“We are each of an unsocial, taciturn disposition, unwilling to speak, unless we expect to say something that will amaze the whole room, and be handed down to posterity with all the éclat of a proverb.”
When Darcy dances with Elizabeth at the Netherfield ball, he remains mostly silent, and Elizabeth decides that “it would be the greater punishment to her partner to oblige him to talk.” She tries to tease him out of his silence by claiming that neither of them will speak because they don’t want their speech to be less than perfect.
While I know that for Elizabeth, this is ironic, I also know that for many of my students, this is reality. While we probably also all know people who feel as if the world should hear their every thought, I think in our classrooms we have many students who remain silent even though their brains are churning with ideas.
This is also the trap for would-be writers. How many times have writing teachers walked by a student sitting in a desk, staring at a blank paper or blank computer screen? How many times have we participated in something like this conversation:
Teacher: Do you need some help here?
Student: I don’t know how to start.
Teacher: Well, what are some of your ideas?
Student: They’re all stupid.
What writing practices have helped me handle this conversation? Here are three. Two are classroom practices, and the third is a practice I haven’t done much with yet in the classroom but that is helping me handle the fear of being less than amazing. When I handle my own fear, I can more easily help a student navigate his.
1. Keeping a Writer’s Notebook
My students have been keeping Writer’s Notebooks since my second year of teaching. After I found out about this tool, the notebook has become the single most important teaching tool that I use. Ever. No Question. Cannot live without it.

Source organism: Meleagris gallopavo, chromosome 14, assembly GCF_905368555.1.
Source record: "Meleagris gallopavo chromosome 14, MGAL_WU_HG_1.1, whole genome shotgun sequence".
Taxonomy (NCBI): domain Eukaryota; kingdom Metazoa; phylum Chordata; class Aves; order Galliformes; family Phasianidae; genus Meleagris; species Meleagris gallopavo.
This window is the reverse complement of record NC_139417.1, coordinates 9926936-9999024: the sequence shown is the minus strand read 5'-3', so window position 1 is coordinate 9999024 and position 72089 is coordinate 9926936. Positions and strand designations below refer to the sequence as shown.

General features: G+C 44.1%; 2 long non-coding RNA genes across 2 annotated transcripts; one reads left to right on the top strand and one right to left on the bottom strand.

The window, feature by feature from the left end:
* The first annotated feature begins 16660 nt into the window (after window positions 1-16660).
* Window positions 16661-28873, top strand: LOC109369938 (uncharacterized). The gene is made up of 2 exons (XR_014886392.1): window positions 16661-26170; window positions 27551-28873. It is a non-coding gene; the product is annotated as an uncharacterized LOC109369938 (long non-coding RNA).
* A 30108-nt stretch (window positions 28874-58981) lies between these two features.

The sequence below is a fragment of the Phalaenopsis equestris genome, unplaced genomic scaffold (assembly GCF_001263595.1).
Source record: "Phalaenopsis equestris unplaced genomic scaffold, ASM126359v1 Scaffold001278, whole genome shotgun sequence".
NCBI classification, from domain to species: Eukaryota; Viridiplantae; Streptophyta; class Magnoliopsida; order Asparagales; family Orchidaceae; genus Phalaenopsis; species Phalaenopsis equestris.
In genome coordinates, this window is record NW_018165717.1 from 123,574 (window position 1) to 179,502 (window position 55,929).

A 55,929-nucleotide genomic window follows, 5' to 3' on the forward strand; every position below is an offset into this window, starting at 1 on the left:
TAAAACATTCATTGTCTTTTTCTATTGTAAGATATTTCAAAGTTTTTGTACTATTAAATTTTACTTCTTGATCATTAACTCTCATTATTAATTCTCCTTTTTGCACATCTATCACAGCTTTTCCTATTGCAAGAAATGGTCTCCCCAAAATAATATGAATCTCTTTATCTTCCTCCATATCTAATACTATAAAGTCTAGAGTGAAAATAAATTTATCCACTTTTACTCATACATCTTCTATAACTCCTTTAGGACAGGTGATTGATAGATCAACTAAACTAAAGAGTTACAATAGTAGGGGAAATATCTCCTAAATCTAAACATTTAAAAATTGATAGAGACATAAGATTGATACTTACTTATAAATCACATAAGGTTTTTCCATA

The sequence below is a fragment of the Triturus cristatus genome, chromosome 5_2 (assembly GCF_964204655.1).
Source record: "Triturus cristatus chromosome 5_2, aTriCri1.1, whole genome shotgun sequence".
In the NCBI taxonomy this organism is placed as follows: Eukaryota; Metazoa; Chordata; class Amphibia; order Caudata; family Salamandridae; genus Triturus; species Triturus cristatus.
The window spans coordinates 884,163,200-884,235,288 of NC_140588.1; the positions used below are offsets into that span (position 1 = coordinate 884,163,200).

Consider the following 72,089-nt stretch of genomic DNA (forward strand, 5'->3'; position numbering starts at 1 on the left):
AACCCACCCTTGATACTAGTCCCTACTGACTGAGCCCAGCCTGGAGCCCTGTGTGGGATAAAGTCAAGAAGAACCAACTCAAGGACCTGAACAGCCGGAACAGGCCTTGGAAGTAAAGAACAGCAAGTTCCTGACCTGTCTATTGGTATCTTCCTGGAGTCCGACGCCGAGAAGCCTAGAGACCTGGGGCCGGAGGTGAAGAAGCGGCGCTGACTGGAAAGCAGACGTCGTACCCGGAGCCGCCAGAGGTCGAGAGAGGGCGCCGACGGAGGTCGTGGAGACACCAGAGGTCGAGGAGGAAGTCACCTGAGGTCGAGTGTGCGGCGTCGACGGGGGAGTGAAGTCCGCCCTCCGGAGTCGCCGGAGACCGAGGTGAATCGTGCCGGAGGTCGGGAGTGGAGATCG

Why is this tool so important to me? Aside from the revolution that is collecting all small writing responses and assignments in one place rather than collecting them and grading them individually (because, you know, grading is my favorite thing ever), this tool allows students to have a place to write where no one will read it (except for me), a place for writing that needs to get out of our heads but isn’t ready for publication, a place for, let’s just admit it, really bad writing.
We sometimes forget that writing, like any skill, requires practice, and practice isn’t usually pretty. I can think of many of my first attempts at new skills: learning a new vocal technique, making pie crust, drawing. And that time we first tried grooming our standard poodle by ourselves. Not pretty. And definitely not for wide release.
So, why do we believe that writing will be any different? Why do we think that students can move mechanically through steps of writing without some mess? As Harry Noden points out in his book Image Grammar, artists have sketchbooks where they do this very thing, and notebooks are sketchbooks for writers.
Kelly Gallagher, in his book Teaching Adolescent Writers, says it this way: